By Sara Swofford


Overscheduling is the norm for today’s family. Work, school, sports, family events and extracurricular activities have many working at a deficit with their time and energy. Frankly, many families don’t spend enough time together. Going away for a long weekend or, even better, a solid week or more, brings families closer and gives kids a perspective that extends beyond their hometown. Experiencing different cultures, trying new foods and seeing images from the Internet come alive are all reasons to travel with your kids. Not only is it a great way to learn together, but exploring the world beyond your front door is the perfect bonding experience. Family vacations are quality time spent together away from the normal routines of daily life.


Getting started

Packing for the first time tends to cause kids to think they are moving, not going away for a short period of time. They often cram everything possible into a piece of luggage without much thought. A good starting point is to have your children lay out what they want to bring. If you will be traveling by plane, let them know luggage space is limited. If you’re driving, let them bring along a couple of extra items they want to have. Look over everything with them and explain why some things should go and others should stay at home. After a few trips, they’ll know the difference between necessities and luxuries.


Be flexible

Some trips go better than planned and go without a hitch while others are accompanied by logistical nightmares, language challenges and reservation snafus. When one of these unwanted occurrences happens, flexibility is the key to overcoming it. Approach it as a real-life teachable moment for your kids. This is a time when a family relies on each other, learns how to solve a problem and adjusts expectations. Some of the best memories are made from “disasters” and flying by the seat of your pants – you can laugh about it later!


Go slow

Bringing along the kids will require an adjustment to how much ground you can cover in a day. However, not rushing around, cramming everything into a short time frame will actually enable everyone to see more. Kids notice things adults often overlook; join them in a moderate pace and enjoy the small moments along the way. You will appreciate their perspective and they will appreciate your undivided attention.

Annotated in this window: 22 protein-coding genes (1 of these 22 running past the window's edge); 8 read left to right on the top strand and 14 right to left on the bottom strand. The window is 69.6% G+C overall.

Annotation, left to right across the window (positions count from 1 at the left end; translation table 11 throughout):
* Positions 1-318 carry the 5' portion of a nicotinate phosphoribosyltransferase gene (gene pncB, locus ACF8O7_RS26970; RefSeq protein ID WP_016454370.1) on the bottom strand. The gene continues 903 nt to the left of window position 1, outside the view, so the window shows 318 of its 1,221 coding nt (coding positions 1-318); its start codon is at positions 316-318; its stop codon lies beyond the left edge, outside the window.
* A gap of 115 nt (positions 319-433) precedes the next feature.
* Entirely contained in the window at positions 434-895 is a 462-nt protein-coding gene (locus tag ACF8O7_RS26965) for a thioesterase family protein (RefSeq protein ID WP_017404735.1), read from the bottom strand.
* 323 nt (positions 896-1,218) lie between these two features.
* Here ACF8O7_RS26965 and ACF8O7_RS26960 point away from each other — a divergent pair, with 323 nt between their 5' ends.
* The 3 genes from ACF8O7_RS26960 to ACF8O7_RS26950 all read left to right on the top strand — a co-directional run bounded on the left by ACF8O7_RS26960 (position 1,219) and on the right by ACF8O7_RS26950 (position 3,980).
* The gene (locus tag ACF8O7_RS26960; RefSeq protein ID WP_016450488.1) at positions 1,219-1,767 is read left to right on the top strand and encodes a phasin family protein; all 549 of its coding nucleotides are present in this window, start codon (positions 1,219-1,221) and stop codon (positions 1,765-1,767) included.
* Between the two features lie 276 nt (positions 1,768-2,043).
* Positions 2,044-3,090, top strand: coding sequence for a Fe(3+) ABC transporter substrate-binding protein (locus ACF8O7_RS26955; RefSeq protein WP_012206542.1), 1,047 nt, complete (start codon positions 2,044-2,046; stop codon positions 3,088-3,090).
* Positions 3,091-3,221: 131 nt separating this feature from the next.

Add equal parts fun

There should be a balance between what the kids will enjoy and what the parents want to do; everyone needs to have fun during vacation. Have a conversation with your children about the importance of accommodating each other. Explain a vacation can’t be one-sided in either direction and that the goal is for everyone to have a blast on the trip. It’s never too early to learn the art of compromise, so involve the entire family in as much planning as you can.


Any map is a good map

Whether it’s a far-flung trip across the world or a simple excursion across town, kids build upon their base of knowledge with every new experience. If you have the opportunity to travel to another country, kids encounter different time zones, gain a better understanding of other languages and world geography and have the opportunity to try all sorts of new foods and activities. Going local, you can visit ethnically different areas, stores and restaurants within your city or across your state and finally see the tourist spots right in your own backyard. It doesn’t matter how far you go, it is important to get your kids out there in the world and share in that learning experience together.


Reap the benefits

Every experience builds upon the next one; your kids will be making connections to the world every place you go. Kids gain an enormous amount of knowledge within the walls of their school, however, there is a big world out there waiting to be explored. There is a true value to hearing different languages, smelling exotic markets and interacting with people from a different country, but also with learning more about your

home state and what makes your part of the globe tick. As long as you’re discovering together, your family ties will grow stronger and become the foundation for the adults your kids will become.

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